Ahwazi: Executions Follow Unfair Trials
Below is an excerpt from an article published by Amnesty International:
Amnesty International deplores the executions earlier today of four Iranian Arab men and fears for the lives of other prisoners who are reported to have been sentenced to death recently following unfair trials.
Amnesty International is calling on the Iranian authorities to halt executions and to ensure that all persons in detention are protected from torture or other ill-treatment.
Those executed today are believed to be Khalaf Derhab Khudayrawi, Alireza Asakreh, Mohammad Jaab Pour and Abdulamir Farjallah Jaab. They were among 10 men, all members of Iran's Arab minority, who were reportedly convicted of being mohareb (at enmity with God) on account of their alleged involvement in bomb attacks in October 2005 which caused the deaths of at least six people and wounded more than a hundred others, in Ahvaz city, Khuzestan province. According to reports, the four men were denied access to their lawyers in the two weeks prior to their execution.
On 9 November 2006, the head of the Khuzestan Prosecutor’s Office, Abbas Ja’afari Dowlat Abadi, reportedly announced that the Supreme Court had upheld the death sentences against 10 of some 19 people allegedly responsible for bomb explosions in Khuzestan and that they would be publicly hanged.
On 13 November 2006, an Iranian local television station, Khuzestan TV, broadcast a documentary film which included the “confessions” of nine of these men, In the programme, the 10 people, said to be members of a group named Al-e Naser, (a little-known Iranian Arab militant group that is not known to have been active since the time of the Iran-Iraq war in the 1980s) "confessed" to their involvement in the bomb explosions.
On 19 December 2006 three of them, Abdullah Suleymani (initially named as Alireza Asakreh), Malek Banitamim and Ali Matouri Zadeh were reportedly executed in prison in Khuzestan province.
The bodies of the executed men were reportedly not handed to their families for burial, and there were fears that they would be buried in an unmarked, mass grave site called La’natabad (Place of the damned). The security forces reportedly prevented people from visiting the families to offer condolences.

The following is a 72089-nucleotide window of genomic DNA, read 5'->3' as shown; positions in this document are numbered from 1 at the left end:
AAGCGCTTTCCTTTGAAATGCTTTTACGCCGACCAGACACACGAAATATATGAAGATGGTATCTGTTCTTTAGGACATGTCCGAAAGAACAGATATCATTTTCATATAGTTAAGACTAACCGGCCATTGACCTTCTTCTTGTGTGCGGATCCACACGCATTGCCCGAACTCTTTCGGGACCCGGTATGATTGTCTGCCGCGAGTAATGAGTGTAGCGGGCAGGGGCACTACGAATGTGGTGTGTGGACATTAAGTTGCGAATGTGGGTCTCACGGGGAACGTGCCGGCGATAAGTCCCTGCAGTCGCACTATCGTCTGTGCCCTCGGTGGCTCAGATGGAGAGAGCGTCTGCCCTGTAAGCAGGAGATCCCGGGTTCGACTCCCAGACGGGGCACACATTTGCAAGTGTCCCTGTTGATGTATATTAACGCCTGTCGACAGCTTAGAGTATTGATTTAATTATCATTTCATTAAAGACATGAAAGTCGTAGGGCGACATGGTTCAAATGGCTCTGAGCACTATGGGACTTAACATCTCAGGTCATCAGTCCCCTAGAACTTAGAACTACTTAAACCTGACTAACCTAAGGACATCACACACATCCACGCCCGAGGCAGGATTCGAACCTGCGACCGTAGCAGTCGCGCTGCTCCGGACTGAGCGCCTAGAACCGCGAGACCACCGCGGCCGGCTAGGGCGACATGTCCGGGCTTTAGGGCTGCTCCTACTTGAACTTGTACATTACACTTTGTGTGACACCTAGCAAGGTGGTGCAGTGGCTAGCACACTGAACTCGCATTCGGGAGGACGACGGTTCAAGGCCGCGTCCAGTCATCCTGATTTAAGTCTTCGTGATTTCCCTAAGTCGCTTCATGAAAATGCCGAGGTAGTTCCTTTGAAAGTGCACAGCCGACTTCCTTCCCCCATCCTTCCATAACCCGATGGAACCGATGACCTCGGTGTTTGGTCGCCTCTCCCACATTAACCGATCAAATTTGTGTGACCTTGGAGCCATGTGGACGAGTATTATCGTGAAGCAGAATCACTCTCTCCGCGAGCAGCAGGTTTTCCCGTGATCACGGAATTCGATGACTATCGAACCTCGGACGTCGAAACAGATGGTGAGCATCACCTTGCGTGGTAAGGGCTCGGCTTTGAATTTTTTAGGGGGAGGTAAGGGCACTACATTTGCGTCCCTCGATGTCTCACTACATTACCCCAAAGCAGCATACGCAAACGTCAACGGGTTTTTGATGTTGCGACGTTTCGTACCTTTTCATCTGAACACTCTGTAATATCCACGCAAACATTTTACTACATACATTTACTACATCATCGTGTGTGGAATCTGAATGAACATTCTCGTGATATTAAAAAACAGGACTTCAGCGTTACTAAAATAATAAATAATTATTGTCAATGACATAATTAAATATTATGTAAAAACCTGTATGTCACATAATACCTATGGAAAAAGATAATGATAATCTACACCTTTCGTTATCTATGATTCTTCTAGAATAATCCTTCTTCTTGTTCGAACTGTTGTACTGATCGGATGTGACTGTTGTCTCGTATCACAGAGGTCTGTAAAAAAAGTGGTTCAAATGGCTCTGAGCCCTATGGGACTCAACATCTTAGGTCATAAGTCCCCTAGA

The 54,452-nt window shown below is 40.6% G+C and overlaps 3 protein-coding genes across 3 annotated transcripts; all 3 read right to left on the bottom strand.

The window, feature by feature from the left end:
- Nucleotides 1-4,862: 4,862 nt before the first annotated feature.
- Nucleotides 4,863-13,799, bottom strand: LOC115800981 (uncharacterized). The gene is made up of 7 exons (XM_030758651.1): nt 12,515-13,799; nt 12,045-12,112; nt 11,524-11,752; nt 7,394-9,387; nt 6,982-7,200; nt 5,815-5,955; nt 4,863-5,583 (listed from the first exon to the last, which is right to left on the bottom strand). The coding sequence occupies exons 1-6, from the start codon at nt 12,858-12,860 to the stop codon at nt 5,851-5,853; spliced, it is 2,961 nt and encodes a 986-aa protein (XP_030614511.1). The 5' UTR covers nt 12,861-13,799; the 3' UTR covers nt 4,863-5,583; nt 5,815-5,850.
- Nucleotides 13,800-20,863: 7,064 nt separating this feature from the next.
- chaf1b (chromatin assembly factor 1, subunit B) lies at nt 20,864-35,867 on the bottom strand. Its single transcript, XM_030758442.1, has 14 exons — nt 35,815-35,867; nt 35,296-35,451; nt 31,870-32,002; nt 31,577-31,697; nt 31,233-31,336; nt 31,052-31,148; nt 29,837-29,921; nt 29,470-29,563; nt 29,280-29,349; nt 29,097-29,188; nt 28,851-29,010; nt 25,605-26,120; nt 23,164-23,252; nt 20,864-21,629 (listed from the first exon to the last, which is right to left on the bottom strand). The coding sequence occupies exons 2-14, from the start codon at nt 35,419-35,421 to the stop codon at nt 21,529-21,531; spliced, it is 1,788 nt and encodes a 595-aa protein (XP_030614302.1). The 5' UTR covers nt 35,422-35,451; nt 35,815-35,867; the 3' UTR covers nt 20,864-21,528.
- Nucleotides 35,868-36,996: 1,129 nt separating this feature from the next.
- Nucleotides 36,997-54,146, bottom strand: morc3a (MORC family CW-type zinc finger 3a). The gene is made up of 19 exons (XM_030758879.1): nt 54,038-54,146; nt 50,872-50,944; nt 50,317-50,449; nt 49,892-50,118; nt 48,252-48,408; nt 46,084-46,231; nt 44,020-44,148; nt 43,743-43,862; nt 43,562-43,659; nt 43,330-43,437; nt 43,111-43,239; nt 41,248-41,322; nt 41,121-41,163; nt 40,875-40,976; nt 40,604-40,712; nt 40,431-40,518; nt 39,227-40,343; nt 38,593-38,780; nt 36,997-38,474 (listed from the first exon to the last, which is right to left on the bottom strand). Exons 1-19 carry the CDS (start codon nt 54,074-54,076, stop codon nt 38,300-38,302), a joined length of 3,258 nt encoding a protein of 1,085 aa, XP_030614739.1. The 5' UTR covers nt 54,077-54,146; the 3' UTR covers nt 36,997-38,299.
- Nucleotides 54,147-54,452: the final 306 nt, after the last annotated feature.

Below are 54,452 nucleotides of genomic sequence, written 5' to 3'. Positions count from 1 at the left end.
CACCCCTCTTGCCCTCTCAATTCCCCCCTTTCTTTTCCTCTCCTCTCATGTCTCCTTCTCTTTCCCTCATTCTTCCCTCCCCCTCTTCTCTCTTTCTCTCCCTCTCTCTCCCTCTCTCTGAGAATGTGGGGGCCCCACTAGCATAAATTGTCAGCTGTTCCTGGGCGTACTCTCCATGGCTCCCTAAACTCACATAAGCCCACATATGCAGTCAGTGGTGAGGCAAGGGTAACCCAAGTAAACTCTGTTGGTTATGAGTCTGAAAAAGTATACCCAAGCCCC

According to information received by Amnesty International, on or around 2 March 2006 and prior to his arrest, Khalaf Derhab Khudayrawi was reportedly shot by the security forces before being taken away. His family believed he had died in the shooting, but a few days later received a phone call from the authorities informing them that he had been transferred to the Sepidar detention centre. His wife, Soghra Khudayrawi, and four-year-old son Zeidan were detained in
Mohammad Jaab Pour and Abdulamir Farjallah Jaab were also reportedly arrested on 7 March 2006.
At the beginning of June 2006, seven lawyers who appeared before Branch 3 of the
Following this letter, in October 2006 at least five of the lawyers were summoned to appear before Branch 7 of the
On 10 January 2007, three leading UN human rights experts - Philip Alston, UN Special Rapporteur on extrajudicial, summary or arbitrary executions; Leandro Despouy, UN Special Rapporteur on the independence of judges and lawyers, and Manfred Nowak, UN Special Rapporteur on torture – jointly called on the government of Iran to “stop the imminent execution of seven men belonging to the Ahwazi Arab minority and grant them a fair and public hearing.” The seven individuals concerned were reported to be Abdulreza Sanawati Zergani, Qasem Salamat, Mohammad Jaab Pour, Abdulamir Farjallah Jaab, Alireza Asakreh, Majed Alboghubaish Khalaf and Derhab Khudayrawi. These UN experts stated: “We are fully aware that these men are accused of serious crimes… However, this cannot justify their conviction and execution after trials that made a mockery of due process requirements.”
Amnesty International condemns bomb explosions and other attacks against civilians and fully recognizes the right and responsibility of governments to bring to justice those suspected of criminal offences, but in doing so governments must comply with their obligations under international human rights law, including the right of fair trial. Amnesty International is unconditionally opposed to the death penalty as a violation of the right to life and the ultimate form of cruel and inhuman punishment.
Please also see recent UNPO appeal on campaign of human rights violations in